John Marshall House
The John Marshall House is the home of Supreme Court Chief Justice John Marshall, located in Richmond, Virginia. Marshall was appointed to the court in 1801 by John Adams and served for the rest of his life, writing such influential decisions as Marbury v. Madison (1803) and McCulloch v. Maryland (1819). Built in 1790, the house was home to Marshall, his wife Mary Willis Ambler Marshall (known within the family as Polly), and their six children. Marshall lived at the house until his death in 1835. The house is a Federal-style brick building featuring a dining room, parlor, and large parlor/dining room on the first floor and three bedchambers on the second. It was originally surrounded by an outbuildings including a law office, kitchen, laundry, and stables and sat on a full city block in Richmond's fashionable Court End residential neighborhood. Marshall's neighbors included the attorney John Wickham, who defended Aaron Burr in Burr's infamous treason trial.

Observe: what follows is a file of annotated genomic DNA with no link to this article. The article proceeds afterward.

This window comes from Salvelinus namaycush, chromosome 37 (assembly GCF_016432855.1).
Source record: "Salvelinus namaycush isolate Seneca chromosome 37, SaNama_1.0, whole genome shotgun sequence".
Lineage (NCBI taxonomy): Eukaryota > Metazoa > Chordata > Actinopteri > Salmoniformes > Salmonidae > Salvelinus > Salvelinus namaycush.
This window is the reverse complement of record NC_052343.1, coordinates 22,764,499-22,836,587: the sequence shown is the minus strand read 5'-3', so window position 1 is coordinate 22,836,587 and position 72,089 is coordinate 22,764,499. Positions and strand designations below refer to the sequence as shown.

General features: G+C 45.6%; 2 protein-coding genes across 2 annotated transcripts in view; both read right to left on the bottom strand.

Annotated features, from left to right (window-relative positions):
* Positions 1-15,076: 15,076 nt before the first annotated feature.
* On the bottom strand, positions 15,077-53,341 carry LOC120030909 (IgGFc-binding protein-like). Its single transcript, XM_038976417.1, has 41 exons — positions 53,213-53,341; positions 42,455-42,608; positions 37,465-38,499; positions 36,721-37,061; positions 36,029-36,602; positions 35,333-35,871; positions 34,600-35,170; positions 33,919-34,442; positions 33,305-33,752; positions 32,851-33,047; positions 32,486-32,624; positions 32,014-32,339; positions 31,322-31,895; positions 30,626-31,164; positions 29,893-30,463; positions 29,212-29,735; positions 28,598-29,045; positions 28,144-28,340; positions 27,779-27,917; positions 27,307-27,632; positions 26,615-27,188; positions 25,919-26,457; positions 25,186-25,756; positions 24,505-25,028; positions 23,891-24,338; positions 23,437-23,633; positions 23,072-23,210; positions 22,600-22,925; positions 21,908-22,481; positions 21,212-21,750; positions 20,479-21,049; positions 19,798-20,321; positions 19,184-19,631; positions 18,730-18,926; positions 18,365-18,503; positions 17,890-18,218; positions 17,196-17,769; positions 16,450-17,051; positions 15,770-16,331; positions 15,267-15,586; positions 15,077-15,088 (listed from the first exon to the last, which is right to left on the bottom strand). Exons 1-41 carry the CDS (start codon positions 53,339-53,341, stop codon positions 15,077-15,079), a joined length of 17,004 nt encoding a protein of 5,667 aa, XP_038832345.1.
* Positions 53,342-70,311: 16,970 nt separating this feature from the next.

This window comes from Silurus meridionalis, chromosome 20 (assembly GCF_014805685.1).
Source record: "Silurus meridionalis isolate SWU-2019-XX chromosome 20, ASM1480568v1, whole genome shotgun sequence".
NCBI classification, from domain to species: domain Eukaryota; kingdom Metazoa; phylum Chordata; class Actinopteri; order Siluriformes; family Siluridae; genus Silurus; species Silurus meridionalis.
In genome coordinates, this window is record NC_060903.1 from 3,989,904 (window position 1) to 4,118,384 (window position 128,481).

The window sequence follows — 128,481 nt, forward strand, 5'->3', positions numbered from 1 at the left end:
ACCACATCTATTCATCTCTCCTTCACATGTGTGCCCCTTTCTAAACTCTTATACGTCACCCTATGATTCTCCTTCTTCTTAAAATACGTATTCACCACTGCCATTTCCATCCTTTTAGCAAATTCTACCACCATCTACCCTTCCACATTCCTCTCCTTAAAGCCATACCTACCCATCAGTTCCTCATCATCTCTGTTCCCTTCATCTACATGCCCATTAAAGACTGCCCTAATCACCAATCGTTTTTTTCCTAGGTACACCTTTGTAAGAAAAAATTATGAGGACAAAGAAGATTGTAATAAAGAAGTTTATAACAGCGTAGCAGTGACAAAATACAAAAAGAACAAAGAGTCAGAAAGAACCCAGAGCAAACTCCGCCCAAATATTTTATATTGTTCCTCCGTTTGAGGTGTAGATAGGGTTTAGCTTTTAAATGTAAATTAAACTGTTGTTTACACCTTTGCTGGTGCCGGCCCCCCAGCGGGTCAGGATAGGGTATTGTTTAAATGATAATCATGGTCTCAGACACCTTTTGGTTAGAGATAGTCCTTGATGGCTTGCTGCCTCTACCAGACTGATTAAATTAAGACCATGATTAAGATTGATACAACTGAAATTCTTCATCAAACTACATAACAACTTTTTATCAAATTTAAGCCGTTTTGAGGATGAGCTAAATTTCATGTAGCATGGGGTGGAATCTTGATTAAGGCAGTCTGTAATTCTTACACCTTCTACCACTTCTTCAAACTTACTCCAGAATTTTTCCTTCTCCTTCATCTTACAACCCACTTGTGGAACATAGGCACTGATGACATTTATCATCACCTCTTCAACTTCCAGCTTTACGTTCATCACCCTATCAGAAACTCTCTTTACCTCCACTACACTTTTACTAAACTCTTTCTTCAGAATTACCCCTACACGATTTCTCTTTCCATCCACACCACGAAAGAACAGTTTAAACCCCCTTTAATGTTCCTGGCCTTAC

Preservation
In 1910, Marshall's granddaughters gave the house to the City of Richmond, who planned to tear it down to build the John Marshall High School. Local preservationists stepped in, however, and the house was saved. In 1911, the house was placed into the perpetual care of the Preservation Virginia who have operated it as a historic house museum ever since. The house was declared a National Historic Landmark in 1960. In 2005, in honor of the 250th anniversary of John Marshall's birth and in recognition of more than 80 years of stewardship responsibility, the house was deeded to the APVA by the City of Richmond. Since then the house has undergone major restoration work including a new roof, repainting to the original color scheme, and other physical and mechanical upgrades. The John Marshall House is open seasonally for drop-in tours and throughout the year by appointment and for special events.

Building Activity

  • Kiril Georgiev
    Kiril Georgiev activity.buildings_person.create
    about 5 years ago via OpenBuildings.com